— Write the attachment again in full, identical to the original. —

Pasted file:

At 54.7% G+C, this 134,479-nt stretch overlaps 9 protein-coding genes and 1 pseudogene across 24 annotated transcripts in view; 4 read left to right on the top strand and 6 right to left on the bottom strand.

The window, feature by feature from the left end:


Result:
At 54.7% G+C, this 134,479-nt stretch overlaps 9 protein-coding genes and 1 pseudogene across 24 annotated transcripts in view; 4 read left to right on the top strand and 6 right to left on the bottom strand.

The window, feature by feature from the left end: